Milo Yiannopoulos has always gone past what’s acceptable

Our Opinion

It was announced Tuesday that controversial media personality and Breitbart News editor Milo Yiannopoulos had stepped down following yet another offensive and repulsive comment.

Before Milo Yiannopoulos gained (and lost) a Conservative Political Action Conference (CPAC) invitation, a book deal, and a job, the now-former Breitbart writer had already said and written many offensive things. That’s his appeal to the people who admire and elevate him: “Milo,” the personality, is built on the idea of triggering liberals. His Breitbart archives contain a regular stream of articles arguing all sorts of things designed to demean and offend: that feminism makes women ugly, that he would prefer it if teenagers self-harmed rather than discuss trans issues on Tumblr, and that women will be happy only if we “un-invent” the birth control pill and the washing machine.

None of these things, including the fact that the writer had already been banned from Twitter for, the platform said, inciting harassment against actress and Saturday Night Live comedian Leslie Jones, stopped Yiannopoulos from becoming a voice that CPAC felt was of value to their movement on free-speech grounds. Or for that matter, from appearing on Bill Maher’s HBO show and finding common ground with the more liberal comedian. Those opportunities for Yiannopoulos came right after the University of California at Berkeley canceled a speaking engagement of his because of intense protests — gaining him at least one indirect tweet from President Trump.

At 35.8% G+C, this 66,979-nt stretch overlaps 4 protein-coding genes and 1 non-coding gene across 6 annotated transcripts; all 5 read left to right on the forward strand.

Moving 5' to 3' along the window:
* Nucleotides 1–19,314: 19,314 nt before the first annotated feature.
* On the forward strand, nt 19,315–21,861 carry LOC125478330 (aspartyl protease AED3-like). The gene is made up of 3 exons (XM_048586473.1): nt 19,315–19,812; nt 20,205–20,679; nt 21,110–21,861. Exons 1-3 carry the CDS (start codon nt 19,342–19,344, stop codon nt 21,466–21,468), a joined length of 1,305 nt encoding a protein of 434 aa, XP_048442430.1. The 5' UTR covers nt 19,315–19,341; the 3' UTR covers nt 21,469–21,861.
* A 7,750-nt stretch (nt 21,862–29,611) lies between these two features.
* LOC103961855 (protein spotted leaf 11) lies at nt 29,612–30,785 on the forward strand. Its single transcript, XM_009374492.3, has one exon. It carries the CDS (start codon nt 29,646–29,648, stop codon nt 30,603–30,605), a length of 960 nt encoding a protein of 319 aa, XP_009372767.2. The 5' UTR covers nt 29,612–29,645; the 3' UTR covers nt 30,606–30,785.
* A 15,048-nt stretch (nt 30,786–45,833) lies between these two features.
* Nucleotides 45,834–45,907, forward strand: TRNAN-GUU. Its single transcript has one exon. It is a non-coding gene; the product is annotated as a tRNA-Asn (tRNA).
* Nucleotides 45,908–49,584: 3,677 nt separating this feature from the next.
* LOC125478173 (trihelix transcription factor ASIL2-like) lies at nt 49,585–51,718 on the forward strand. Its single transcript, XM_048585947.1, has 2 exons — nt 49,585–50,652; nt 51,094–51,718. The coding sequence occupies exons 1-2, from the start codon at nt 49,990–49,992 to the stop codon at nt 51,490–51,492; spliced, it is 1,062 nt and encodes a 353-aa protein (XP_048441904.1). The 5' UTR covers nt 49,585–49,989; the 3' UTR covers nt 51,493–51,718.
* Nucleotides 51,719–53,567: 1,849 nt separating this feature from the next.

Yiannopoulos resignation came after a sordid video was made public showing the controversial figure apparently condoning pedophilia. In the 2015 clip, Yiannopoulos discusses a parish priest who had a sexual relationship with him when he was a teen.

 “It was perfectly consensual,” he said. “When I was the 14, I was the predator.” A later video shows Yiannopoulos defending sexual relationships between adults and “younger boys” in their teens.

Specifically, he says: “Some of those relationships between younger boys and older men, the sort of coming-of-age relationships, the relationships in which those older men help those young boys to discover who they are, and give them security and safety and provide them with love and a reliable and sort of a rock where they can’t speak to their parents.”

In Our Opinion, Yiannopoulos comments are shocking and nauseating. However, CPAC and other outlets were apparently on board with all the other hate speech he had spewed prior to his latest remarks. Has conservative commentary really come to the point where this type of offensive language is acceptable?